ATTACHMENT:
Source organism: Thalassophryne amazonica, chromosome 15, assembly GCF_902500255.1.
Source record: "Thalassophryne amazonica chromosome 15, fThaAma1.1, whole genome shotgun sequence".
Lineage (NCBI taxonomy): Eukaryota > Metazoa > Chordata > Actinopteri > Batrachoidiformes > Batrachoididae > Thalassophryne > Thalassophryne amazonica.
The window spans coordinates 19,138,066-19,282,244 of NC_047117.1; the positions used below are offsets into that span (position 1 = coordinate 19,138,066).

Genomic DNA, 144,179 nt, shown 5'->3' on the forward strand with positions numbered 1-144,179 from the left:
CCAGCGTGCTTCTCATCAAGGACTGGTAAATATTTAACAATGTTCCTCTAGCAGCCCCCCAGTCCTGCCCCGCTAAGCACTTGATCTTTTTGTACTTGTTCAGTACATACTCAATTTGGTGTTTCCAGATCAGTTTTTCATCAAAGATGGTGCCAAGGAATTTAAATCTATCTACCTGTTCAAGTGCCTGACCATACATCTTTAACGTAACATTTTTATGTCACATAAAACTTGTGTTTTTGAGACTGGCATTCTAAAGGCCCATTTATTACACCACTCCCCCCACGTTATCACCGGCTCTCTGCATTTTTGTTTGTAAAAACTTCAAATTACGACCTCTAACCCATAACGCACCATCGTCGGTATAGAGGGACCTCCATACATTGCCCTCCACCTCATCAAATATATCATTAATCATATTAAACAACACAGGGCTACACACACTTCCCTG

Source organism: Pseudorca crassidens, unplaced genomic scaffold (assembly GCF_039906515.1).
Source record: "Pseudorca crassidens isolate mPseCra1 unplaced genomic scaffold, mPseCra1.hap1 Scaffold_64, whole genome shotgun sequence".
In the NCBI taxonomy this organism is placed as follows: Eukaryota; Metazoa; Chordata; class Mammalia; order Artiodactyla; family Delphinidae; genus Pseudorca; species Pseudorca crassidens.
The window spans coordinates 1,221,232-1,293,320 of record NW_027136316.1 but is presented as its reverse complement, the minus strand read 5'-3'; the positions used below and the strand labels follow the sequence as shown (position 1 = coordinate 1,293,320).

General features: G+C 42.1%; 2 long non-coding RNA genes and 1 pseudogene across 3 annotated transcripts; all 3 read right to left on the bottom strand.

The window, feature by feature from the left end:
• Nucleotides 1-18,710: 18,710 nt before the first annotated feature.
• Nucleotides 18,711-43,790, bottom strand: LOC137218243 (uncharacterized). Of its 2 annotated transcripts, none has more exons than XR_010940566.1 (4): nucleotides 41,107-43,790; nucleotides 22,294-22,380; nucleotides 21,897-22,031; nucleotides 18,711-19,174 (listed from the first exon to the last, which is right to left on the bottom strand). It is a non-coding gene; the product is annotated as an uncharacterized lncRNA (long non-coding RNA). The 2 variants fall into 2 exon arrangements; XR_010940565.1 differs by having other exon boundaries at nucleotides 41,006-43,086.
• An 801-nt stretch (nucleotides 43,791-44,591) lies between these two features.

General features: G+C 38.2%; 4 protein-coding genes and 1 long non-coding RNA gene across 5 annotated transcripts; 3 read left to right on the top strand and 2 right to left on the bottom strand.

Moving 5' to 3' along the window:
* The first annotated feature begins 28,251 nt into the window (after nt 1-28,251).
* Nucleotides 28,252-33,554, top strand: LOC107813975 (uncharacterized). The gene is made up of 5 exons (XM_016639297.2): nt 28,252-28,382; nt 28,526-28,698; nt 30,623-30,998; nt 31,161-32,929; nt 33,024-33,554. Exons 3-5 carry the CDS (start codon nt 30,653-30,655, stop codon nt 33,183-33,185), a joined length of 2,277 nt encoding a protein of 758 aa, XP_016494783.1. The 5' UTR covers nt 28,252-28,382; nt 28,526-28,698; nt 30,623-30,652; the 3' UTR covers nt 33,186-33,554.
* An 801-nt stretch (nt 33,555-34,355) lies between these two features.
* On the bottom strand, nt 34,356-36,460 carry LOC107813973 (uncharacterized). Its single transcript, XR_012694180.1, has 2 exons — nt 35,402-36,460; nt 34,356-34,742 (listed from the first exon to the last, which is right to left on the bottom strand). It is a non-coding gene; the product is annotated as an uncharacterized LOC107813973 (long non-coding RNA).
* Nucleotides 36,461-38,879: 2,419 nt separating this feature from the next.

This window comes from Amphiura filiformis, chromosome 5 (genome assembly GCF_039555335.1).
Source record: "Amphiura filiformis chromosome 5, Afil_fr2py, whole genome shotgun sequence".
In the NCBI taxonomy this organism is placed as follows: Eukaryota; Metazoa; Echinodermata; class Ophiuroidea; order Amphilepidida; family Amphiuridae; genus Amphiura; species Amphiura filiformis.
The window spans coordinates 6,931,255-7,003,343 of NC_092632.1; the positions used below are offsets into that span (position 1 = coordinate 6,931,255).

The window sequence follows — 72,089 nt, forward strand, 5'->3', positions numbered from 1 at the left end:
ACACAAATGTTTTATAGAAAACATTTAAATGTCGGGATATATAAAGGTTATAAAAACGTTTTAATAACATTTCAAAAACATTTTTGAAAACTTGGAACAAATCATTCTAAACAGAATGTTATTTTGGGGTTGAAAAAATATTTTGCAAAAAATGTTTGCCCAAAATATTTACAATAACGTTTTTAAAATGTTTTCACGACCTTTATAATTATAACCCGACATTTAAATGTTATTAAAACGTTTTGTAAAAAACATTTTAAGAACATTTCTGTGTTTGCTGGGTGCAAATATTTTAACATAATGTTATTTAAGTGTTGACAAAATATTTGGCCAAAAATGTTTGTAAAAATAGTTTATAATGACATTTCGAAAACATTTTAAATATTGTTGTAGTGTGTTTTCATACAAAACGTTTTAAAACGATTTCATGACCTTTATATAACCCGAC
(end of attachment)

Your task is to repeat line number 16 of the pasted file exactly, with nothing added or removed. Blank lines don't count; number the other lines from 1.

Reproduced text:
General features: G+C 38.2%; 4 protein-coding genes and 1 long non-coding RNA gene across 5 annotated transcripts; 3 read left to right on the top strand and 2 right to left on the bottom strand.